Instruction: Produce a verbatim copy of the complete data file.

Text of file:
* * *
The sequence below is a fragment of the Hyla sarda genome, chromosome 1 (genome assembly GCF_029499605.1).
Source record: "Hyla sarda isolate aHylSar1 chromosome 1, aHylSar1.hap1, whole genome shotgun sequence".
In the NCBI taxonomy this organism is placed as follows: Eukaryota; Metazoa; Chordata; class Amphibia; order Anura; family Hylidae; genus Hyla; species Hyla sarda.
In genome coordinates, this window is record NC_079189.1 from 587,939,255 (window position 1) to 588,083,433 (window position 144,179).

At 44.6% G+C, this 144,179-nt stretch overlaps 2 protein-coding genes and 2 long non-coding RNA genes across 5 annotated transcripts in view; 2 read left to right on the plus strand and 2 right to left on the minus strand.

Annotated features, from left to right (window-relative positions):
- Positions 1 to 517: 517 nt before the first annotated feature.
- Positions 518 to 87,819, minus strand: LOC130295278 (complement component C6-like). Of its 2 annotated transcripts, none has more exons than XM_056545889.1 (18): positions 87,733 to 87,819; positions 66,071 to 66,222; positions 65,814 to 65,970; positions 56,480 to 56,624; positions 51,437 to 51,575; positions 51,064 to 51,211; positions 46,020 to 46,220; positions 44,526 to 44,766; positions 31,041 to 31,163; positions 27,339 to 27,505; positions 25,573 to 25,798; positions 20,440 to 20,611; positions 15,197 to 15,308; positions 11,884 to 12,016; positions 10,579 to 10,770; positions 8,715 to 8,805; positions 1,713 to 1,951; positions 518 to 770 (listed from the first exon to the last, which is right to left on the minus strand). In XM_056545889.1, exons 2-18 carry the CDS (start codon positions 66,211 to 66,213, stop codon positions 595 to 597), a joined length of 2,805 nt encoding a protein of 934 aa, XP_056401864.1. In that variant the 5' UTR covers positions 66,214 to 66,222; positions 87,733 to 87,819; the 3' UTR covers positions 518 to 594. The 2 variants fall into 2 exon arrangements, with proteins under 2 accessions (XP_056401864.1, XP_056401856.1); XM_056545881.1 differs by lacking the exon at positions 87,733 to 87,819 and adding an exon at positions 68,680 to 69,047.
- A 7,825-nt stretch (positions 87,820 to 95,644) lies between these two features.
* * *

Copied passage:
The sequence below is a fragment of the Hyla sarda genome, chromosome 1 (genome assembly GCF_029499605.1).
Source record: "Hyla sarda isolate aHylSar1 chromosome 1, aHylSar1.hap1, whole genome shotgun sequence".
In the NCBI taxonomy this organism is placed as follows: Eukaryota; Metazoa; Chordata; class Amphibia; order Anura; family Hylidae; genus Hyla; species Hyla sarda.
In genome coordinates, this window is record NC_079189.1 from 587,939,255 (window position 1) to 588,083,433 (window position 144,179).

At 44.6% G+C, this 144,179-nt stretch overlaps 2 protein-coding genes and 2 long non-coding RNA genes across 5 annotated transcripts in view; 2 read left to right on the plus strand and 2 right to left on the minus strand.

Annotated features, from left to right (window-relative positions):
- Positions 1 to 517: 517 nt before the first annotated feature.
- Positions 518 to 87,819, minus strand: LOC130295278 (complement component C6-like). Of its 2 annotated transcripts, none has more exons than XM_056545889.1 (18): positions 87,733 to 87,819; positions 66,071 to 66,222; positions 65,814 to 65,970; positions 56,480 to 56,624; positions 51,437 to 51,575; positions 51,064 to 51,211; positions 46,020 to 46,220; positions 44,526 to 44,766; positions 31,041 to 31,163; positions 27,339 to 27,505; positions 25,573 to 25,798; positions 20,440 to 20,611; positions 15,197 to 15,308; positions 11,884 to 12,016; positions 10,579 to 10,770; positions 8,715 to 8,805; positions 1,713 to 1,951; positions 518 to 770 (listed from the first exon to the last, which is right to left on the minus strand). In XM_056545889.1, exons 2-18 carry the CDS (start codon positions 66,211 to 66,213, stop codon positions 595 to 597), a joined length of 2,805 nt encoding a protein of 934 aa, XP_056401864.1. In that variant the 5' UTR covers positions 66,214 to 66,222; positions 87,733 to 87,819; the 3' UTR covers positions 518 to 594. The 2 variants fall into 2 exon arrangements, with proteins under 2 accessions (XP_056401864.1, XP_056401856.1); XM_056545881.1 differs by lacking the exon at positions 87,733 to 87,819 and adding an exon at positions 68,680 to 69,047.
- A 7,825-nt stretch (positions 87,820 to 95,644) lies between these two features.